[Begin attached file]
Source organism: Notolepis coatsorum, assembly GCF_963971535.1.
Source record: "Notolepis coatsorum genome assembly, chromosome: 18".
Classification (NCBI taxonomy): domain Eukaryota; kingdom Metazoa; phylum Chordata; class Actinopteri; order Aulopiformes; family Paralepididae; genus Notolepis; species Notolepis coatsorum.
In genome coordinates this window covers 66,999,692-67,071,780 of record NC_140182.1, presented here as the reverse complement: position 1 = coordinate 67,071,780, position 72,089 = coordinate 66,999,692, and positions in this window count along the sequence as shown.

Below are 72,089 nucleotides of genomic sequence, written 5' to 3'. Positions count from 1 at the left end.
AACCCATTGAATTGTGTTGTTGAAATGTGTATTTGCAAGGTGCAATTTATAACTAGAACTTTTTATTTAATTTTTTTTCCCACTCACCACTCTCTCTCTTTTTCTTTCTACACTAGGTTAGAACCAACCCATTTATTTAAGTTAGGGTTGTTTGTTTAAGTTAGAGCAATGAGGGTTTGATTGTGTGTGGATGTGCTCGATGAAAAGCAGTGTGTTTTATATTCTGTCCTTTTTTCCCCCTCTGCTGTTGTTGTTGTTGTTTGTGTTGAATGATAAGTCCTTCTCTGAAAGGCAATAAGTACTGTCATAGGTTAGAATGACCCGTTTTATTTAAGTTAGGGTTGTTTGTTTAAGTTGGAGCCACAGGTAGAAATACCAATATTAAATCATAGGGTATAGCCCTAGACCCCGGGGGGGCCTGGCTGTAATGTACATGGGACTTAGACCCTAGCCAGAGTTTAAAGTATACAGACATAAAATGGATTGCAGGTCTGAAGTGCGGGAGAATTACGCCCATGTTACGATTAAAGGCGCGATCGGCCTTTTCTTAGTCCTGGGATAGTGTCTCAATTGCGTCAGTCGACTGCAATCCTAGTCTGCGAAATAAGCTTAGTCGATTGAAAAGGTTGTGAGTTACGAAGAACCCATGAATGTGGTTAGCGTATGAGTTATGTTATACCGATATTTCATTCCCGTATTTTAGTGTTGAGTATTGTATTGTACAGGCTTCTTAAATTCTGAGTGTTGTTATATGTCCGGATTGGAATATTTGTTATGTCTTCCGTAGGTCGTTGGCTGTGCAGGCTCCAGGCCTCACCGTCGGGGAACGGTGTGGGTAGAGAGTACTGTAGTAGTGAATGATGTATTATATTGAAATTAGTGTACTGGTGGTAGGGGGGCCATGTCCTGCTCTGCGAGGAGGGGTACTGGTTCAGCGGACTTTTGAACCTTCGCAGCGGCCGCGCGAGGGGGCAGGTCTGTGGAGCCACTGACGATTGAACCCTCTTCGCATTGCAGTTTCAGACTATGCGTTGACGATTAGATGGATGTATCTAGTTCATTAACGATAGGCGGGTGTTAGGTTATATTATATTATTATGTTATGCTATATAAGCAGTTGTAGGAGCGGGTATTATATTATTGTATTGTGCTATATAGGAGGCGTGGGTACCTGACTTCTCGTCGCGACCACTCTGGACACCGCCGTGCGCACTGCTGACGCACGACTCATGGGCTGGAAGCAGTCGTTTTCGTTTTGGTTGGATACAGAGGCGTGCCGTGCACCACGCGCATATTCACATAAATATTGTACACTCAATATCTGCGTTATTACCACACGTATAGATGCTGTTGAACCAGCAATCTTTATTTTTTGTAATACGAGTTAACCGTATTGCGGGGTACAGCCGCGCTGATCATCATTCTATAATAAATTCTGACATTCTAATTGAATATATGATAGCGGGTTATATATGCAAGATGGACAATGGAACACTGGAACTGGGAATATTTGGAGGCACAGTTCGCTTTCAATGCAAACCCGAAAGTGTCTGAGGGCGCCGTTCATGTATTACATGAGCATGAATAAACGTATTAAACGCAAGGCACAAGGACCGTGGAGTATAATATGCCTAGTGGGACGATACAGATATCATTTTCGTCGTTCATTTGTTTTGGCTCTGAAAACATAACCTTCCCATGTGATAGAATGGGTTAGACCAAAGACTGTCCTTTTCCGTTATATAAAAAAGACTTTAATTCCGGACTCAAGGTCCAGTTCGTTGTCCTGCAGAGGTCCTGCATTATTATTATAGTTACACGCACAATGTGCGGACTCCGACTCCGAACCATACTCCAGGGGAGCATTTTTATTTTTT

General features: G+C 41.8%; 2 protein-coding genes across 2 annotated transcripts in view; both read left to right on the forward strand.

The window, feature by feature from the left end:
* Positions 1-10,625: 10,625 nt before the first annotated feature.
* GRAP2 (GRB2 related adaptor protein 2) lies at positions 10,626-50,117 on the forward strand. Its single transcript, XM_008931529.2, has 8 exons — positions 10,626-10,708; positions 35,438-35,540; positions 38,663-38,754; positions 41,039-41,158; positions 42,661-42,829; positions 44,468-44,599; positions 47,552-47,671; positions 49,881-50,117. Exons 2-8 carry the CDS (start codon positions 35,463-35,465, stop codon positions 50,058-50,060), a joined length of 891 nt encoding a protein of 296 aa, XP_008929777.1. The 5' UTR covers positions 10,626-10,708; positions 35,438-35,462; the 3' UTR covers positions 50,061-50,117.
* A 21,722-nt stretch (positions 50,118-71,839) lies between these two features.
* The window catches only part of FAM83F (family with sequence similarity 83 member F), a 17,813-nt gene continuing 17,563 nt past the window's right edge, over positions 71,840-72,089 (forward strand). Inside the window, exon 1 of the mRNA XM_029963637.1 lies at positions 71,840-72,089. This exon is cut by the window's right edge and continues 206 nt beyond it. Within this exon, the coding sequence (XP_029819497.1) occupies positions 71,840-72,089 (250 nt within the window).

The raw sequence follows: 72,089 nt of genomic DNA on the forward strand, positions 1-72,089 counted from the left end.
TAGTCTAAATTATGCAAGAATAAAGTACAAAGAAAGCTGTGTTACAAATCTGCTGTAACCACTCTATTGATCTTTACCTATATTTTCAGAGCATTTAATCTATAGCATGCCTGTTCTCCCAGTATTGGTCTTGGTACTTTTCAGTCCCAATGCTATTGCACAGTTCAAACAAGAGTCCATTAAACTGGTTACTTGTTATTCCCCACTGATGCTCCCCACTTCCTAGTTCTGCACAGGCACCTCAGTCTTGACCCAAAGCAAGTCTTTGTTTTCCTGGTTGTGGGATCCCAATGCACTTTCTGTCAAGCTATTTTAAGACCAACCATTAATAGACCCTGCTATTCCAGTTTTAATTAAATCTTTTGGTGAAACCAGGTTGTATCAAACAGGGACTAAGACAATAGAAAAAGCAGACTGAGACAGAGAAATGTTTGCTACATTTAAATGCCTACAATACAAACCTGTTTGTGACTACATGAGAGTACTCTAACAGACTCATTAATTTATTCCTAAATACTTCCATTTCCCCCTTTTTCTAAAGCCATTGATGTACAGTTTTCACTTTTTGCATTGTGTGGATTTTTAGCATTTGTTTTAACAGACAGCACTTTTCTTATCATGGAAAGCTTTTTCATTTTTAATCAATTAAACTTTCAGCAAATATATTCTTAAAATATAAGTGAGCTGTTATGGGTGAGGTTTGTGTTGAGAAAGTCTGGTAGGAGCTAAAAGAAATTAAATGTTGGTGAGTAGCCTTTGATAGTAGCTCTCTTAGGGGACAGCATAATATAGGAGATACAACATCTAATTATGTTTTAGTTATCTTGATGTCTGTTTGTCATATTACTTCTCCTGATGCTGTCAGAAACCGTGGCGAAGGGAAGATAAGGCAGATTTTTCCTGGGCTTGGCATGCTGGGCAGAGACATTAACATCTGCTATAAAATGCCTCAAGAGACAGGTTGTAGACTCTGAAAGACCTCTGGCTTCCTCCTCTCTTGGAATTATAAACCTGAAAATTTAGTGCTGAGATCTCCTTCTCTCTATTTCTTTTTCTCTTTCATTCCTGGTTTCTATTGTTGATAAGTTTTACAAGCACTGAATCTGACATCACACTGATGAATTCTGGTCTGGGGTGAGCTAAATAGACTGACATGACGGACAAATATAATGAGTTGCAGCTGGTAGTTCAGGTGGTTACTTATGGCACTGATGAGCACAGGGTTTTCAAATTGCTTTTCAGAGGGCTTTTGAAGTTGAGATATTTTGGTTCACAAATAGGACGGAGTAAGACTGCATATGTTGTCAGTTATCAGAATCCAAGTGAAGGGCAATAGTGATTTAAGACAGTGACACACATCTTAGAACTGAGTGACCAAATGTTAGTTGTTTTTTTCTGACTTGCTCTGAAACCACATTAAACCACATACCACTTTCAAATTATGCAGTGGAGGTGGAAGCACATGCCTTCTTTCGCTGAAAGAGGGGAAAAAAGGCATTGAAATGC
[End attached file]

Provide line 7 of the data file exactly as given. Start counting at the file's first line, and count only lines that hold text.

General features: G+C 41.8%; 2 protein-coding genes across 2 annotated transcripts in view; both read left to right on the forward strand.